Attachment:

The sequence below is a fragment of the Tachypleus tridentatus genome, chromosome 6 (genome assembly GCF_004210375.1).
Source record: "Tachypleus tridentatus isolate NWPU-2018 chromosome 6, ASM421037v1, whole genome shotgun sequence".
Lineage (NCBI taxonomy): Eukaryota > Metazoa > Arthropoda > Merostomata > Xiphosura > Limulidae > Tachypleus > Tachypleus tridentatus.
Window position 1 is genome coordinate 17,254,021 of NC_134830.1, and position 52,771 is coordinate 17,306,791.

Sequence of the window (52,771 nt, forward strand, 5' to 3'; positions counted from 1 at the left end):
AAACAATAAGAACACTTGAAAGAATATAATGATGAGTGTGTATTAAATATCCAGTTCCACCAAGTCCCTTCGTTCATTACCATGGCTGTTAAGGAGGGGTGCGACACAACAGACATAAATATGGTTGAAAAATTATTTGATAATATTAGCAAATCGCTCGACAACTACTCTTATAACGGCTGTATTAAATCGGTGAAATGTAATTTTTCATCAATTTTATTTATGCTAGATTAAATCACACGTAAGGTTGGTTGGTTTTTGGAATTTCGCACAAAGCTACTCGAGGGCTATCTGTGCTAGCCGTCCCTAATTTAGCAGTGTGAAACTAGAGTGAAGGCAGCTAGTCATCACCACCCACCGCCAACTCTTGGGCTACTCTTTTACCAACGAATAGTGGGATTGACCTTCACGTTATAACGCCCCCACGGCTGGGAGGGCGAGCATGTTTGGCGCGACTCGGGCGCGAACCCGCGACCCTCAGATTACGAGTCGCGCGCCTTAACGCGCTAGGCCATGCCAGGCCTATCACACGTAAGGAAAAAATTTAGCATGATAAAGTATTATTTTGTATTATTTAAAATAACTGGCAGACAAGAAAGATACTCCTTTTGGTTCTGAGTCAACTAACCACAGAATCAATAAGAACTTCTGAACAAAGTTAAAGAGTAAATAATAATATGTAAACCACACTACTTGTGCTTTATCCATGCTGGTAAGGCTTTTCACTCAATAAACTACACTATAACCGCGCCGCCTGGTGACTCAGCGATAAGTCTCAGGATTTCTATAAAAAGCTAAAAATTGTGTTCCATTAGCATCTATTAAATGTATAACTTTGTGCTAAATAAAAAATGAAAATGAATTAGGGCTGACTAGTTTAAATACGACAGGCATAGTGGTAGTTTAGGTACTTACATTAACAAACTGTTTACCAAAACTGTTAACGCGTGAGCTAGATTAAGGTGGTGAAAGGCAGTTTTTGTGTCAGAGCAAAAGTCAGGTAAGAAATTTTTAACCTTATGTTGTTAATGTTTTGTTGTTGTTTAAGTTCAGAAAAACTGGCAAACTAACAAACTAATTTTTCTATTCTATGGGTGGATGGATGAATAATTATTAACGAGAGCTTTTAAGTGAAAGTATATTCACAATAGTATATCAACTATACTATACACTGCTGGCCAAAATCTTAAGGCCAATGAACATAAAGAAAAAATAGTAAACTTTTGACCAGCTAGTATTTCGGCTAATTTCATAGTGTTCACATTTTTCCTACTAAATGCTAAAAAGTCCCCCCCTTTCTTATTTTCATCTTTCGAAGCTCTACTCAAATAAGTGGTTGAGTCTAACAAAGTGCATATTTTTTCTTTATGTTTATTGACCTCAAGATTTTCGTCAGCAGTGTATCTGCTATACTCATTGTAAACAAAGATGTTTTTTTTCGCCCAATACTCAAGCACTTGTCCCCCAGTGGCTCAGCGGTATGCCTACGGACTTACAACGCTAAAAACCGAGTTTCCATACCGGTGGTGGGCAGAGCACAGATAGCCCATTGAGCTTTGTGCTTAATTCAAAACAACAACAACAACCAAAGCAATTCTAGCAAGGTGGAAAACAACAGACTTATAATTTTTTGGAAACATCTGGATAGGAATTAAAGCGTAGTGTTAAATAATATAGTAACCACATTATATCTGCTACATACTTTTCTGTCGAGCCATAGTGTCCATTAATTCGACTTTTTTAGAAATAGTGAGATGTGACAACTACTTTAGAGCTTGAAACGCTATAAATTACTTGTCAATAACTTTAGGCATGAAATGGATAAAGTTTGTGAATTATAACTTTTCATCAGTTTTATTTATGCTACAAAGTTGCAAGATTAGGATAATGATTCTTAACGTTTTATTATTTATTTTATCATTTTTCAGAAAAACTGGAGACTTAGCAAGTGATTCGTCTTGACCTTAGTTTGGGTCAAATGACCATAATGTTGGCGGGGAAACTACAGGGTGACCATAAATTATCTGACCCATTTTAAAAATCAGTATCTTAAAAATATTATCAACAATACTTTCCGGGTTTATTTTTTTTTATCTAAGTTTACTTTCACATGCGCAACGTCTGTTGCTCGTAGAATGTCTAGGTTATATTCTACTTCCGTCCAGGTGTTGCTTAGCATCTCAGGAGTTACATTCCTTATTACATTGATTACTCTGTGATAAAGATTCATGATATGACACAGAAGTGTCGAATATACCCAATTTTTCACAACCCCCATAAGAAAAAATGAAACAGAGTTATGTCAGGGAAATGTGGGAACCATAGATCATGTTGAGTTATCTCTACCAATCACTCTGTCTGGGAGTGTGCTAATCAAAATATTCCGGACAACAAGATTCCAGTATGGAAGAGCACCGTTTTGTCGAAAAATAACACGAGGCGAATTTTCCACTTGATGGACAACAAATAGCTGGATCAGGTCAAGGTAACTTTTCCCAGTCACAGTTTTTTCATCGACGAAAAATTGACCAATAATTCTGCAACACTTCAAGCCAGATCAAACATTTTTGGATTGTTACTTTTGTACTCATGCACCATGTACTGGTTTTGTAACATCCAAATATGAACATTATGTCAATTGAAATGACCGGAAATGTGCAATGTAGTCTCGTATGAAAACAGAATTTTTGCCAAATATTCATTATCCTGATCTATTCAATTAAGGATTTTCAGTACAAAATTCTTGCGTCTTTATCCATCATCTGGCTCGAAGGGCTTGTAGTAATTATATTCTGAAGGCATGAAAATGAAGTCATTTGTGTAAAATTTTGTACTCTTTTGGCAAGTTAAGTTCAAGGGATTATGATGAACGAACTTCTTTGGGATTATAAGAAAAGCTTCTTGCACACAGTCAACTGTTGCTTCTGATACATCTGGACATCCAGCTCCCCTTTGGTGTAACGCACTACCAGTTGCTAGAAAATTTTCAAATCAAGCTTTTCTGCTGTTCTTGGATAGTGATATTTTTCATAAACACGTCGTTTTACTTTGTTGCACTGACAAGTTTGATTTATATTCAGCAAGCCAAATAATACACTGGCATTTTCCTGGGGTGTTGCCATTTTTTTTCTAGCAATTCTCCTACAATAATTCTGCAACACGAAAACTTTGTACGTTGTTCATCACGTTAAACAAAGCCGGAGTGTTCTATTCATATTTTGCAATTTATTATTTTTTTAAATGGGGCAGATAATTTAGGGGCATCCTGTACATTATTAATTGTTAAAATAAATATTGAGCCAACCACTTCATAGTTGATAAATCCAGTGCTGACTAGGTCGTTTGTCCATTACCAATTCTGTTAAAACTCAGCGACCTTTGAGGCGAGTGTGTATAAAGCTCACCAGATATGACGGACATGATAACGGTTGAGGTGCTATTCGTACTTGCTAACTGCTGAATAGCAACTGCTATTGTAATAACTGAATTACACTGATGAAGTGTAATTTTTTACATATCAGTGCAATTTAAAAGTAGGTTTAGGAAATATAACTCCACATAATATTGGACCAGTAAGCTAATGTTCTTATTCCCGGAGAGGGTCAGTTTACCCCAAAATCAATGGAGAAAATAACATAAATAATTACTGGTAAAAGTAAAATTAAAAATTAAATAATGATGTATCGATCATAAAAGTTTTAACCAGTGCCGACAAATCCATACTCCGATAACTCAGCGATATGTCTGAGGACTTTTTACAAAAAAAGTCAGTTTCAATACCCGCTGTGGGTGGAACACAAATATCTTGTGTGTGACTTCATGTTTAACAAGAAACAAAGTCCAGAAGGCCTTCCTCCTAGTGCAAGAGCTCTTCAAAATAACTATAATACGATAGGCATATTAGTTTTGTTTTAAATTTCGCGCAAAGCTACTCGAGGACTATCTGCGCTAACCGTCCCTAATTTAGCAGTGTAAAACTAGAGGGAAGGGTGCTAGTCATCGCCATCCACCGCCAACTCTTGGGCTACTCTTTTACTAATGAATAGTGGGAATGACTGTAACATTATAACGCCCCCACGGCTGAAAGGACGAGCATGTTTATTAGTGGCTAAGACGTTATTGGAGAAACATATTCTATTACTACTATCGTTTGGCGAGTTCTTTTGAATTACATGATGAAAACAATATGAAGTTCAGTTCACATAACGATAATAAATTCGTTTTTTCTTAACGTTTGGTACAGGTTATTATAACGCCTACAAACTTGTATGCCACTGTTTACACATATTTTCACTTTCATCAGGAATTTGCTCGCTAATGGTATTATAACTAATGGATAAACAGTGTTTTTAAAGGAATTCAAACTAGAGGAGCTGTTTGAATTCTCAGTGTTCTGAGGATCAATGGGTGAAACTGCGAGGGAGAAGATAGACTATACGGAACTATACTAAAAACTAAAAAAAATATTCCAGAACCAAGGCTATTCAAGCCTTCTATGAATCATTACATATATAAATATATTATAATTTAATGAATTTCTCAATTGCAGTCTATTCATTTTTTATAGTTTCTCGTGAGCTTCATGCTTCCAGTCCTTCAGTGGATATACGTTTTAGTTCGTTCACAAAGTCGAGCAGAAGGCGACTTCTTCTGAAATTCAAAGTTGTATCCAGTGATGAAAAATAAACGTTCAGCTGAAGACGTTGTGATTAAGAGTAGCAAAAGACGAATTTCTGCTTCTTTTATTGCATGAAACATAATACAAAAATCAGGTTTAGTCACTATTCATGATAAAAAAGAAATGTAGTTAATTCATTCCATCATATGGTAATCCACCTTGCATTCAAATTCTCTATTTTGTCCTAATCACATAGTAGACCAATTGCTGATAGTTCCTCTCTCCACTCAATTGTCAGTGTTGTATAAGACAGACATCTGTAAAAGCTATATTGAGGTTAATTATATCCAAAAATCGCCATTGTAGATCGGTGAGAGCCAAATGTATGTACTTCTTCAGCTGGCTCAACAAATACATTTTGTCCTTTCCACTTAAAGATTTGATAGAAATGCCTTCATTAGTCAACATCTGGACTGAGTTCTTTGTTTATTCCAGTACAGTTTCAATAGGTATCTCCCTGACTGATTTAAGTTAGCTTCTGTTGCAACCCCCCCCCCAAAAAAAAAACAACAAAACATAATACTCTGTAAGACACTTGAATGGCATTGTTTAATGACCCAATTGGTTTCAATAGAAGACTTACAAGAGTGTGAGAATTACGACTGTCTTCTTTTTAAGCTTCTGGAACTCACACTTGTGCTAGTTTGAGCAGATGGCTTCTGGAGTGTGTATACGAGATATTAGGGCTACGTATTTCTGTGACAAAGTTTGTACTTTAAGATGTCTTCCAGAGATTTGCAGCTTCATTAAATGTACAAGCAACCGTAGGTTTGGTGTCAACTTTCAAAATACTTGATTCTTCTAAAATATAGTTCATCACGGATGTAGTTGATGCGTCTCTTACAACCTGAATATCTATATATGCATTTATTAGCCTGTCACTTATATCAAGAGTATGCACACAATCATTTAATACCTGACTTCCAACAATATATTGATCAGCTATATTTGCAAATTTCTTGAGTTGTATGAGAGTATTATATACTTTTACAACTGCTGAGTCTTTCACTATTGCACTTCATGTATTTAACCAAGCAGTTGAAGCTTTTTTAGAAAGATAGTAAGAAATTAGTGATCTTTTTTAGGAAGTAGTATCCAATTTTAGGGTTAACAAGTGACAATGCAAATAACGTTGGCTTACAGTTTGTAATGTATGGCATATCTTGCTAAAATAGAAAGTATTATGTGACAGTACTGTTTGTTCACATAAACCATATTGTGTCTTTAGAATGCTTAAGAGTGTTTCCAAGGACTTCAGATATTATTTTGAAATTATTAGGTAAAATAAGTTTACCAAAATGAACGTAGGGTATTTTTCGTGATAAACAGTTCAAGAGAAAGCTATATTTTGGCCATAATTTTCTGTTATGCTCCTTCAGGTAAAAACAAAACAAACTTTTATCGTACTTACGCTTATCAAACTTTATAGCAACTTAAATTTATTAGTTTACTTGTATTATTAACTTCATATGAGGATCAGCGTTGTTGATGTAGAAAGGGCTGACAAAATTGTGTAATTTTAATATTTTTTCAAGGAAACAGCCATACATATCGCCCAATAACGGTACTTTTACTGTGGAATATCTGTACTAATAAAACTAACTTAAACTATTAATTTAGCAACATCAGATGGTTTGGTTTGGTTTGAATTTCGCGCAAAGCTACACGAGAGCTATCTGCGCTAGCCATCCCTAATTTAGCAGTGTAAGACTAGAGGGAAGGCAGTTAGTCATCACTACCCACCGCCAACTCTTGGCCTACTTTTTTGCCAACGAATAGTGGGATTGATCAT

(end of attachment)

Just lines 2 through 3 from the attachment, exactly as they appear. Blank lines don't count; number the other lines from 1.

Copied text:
Source record: "Tachypleus tridentatus isolate NWPU-2018 chromosome 6, ASM421037v1, whole genome shotgun sequence".
Lineage (NCBI taxonomy): Eukaryota > Metazoa > Arthropoda > Merostomata > Xiphosura > Limulidae > Tachypleus > Tachypleus tridentatus.